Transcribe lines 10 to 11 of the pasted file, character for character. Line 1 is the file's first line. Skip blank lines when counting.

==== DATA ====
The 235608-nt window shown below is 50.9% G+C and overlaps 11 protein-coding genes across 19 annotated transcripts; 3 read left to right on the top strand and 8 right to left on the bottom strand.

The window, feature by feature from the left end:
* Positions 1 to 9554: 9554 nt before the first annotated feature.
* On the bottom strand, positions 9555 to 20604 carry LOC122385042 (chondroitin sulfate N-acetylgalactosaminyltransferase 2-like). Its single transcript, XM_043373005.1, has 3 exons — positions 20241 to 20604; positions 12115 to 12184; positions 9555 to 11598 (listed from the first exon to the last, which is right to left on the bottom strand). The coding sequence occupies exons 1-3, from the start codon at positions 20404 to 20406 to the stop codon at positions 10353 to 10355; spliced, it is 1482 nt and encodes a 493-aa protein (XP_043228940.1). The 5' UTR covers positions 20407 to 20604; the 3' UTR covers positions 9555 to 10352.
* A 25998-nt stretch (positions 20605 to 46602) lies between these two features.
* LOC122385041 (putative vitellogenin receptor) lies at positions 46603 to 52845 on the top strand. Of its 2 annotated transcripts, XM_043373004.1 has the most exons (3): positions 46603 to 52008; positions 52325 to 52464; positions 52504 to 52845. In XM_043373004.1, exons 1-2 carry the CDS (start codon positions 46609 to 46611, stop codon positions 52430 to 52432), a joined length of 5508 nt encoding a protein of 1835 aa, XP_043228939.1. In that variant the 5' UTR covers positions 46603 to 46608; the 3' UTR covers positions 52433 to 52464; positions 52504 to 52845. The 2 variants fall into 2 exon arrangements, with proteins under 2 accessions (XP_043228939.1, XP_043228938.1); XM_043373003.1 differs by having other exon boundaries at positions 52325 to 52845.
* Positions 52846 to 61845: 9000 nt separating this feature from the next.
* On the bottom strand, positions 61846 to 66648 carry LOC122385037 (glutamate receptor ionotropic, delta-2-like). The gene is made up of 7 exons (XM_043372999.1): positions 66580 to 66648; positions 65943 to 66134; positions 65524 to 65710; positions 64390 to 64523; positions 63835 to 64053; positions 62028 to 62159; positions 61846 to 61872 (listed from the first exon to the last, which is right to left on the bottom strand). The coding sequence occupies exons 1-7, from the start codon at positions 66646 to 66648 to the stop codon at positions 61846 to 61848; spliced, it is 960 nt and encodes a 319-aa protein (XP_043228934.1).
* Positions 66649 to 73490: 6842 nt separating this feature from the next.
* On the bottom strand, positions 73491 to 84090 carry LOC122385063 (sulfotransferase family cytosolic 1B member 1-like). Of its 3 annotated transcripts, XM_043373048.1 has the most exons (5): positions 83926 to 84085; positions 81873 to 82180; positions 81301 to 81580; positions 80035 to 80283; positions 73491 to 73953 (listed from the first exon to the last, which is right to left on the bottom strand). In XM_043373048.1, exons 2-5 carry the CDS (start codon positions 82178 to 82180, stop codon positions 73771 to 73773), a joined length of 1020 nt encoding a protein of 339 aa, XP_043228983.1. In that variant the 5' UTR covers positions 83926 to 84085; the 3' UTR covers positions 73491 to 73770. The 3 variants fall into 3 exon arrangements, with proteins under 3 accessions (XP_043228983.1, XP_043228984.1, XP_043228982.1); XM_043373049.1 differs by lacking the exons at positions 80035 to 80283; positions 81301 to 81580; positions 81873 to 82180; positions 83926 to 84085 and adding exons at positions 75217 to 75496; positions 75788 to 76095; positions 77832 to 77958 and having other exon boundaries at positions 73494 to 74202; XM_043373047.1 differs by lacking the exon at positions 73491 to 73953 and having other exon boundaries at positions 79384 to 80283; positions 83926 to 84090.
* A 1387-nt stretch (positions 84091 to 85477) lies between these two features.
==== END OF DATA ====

* On the bottom strand, positions 73491 to 84090 carry LOC122385063 (sulfotransferase family cytosolic 1B member 1-like). Of its 3 annotated transcripts, XM_043373048.1 has the most exons (5): positions 83926 to 84085; positions 81873 to 82180; positions 81301 to 81580; positions 80035 to 80283; positions 73491 to 73953 (listed from the first exon to the last, which is right to left on the bottom strand). In XM_043373048.1, exons 2-5 carry the CDS (start codon positions 82178 to 82180, stop codon positions 73771 to 73773), a joined length of 1020 nt encoding a protein of 339 aa, XP_043228983.1. In that variant the 5' UTR covers positions 83926 to 84085; the 3' UTR covers positions 73491 to 73770. The 3 variants fall into 3 exon arrangements, with proteins under 3 accessions (XP_043228983.1, XP_043228984.1, XP_043228982.1); XM_043373049.1 differs by lacking the exons at positions 80035 to 80283; positions 81301 to 81580; positions 81873 to 82180; positions 83926 to 84085 and adding exons at positions 75217 to 75496; positions 75788 to 76095; positions 77832 to 77958 and having other exon boundaries at positions 73494 to 74202; XM_043373047.1 differs by lacking the exon at positions 73491 to 73953 and having other exon boundaries at positions 79384 to 80283; positions 83926 to 84090.
* A 1387-nt stretch (positions 84091 to 85477) lies between these two features.